A new covered bond law will enter into force on 3 March 2016 (the “New Law”). The New Law (Law no. 304/2015 on mortgage bonds) will repeal Law no. 32/2006 on mortgage bonds, as well as Chapter V of Law no. 190/1999 on mortgage loans.

European interest in covered bonds has increased in recent years and, compared with the time when the previous law was passed, the current situation in Romania is much more favourable towards covered bonds as the banks are now holding major mortgaged loan portfolios and Romania benefits from being part of the EU. Interest in this debt instrument has increased in Europe in recent years due mainly to the reliability it demonstrated during the financial crisis and also because the instrument benefits from certain exemptions under the EU Directive 2014/59/EU on the recovery and resolution of credit institutions.

What’s new?

One of the main innovations of the New Law is the significant role it attributes to the National Bank of Romania (NBR) to assess the potential issuer/credit institution, approve bond issuances and provide supervision over compliance with prudential requirements. The NBR has the authority to approve the issuance agent (the financial auditor charged with assessing the legal compliance of a mortgage bonds' issuance). The portfolio administrator is appointed from amongst the financial intermediation and insurance sector entities.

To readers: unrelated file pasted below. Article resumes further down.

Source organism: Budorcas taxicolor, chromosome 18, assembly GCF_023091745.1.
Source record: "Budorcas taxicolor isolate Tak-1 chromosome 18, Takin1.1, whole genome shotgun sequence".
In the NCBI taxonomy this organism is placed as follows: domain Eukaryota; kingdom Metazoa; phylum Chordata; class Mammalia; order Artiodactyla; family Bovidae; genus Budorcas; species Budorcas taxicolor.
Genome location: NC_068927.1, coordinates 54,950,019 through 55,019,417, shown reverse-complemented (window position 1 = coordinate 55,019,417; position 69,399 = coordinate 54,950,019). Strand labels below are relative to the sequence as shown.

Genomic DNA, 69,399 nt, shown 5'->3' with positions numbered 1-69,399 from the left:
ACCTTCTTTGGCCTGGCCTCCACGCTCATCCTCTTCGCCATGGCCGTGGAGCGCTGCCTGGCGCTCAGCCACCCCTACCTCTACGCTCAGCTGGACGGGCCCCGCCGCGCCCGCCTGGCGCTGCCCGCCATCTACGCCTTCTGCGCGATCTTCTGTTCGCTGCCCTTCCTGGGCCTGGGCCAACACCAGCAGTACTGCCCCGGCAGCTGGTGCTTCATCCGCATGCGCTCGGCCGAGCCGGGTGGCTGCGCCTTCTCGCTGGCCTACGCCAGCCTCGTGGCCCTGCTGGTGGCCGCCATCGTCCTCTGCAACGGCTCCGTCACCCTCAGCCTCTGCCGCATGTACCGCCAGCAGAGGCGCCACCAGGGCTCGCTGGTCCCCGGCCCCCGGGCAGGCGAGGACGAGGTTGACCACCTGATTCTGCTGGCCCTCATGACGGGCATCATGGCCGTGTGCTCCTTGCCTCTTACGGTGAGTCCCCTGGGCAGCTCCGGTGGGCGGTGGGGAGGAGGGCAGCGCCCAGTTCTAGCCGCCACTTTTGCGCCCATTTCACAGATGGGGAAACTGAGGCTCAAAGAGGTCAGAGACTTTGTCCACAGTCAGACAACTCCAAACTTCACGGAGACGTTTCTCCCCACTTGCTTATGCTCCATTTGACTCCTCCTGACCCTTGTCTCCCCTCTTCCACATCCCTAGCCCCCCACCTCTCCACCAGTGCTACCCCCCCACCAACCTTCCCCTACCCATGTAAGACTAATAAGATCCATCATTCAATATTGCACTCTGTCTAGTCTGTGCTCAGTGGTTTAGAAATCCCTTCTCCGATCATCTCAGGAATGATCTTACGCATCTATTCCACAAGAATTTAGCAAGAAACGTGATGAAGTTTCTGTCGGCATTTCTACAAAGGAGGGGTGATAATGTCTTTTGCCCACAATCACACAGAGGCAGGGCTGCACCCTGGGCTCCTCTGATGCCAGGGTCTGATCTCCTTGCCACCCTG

Unlike the previous legislation, the New Law allows the inclusion of derivatives. Receivables from loans guaranteed by government programs (“Prima Casa”) could be included in the pool of eligible assets.

The New Law also provides for the existence of an overcollateralization of 2% and a minimum period of 180 days for covering liquidity requirements, an LTV ratio requirement of 80% for residential real estate loans and 60% for other real estate loans.

In order to ensure the quality of receivables in the pool, the certainty of assignments of receivables, and bankruptcy remoteness, the New Law provides for exemptions from general legal principles. The exemptions for the assignment of receivables and bankruptcy remoteness include: 

  1. a 45-day limitation period, in which the creditors of the assignor may file for the revocation of the assignment; 
  2. an exception from the voidable preference in the assignor’s bankruptcy; 
  3. a 45-day period for the debtors to notify the issuer whether they refuse to waive their set-off rights against the issuer (failure to do so, entails a stay of any set-off rights, as of the registration of the receivables with the Registry of Internal Evidence); 
  4. protection of the pool of receivables from any proceeding regarding the liquidation of the issuer’s assets; and
  5. control of all amounts collected in relation to the pool of receivables by a portfolio manager appointed in the bankruptcy of the issuer.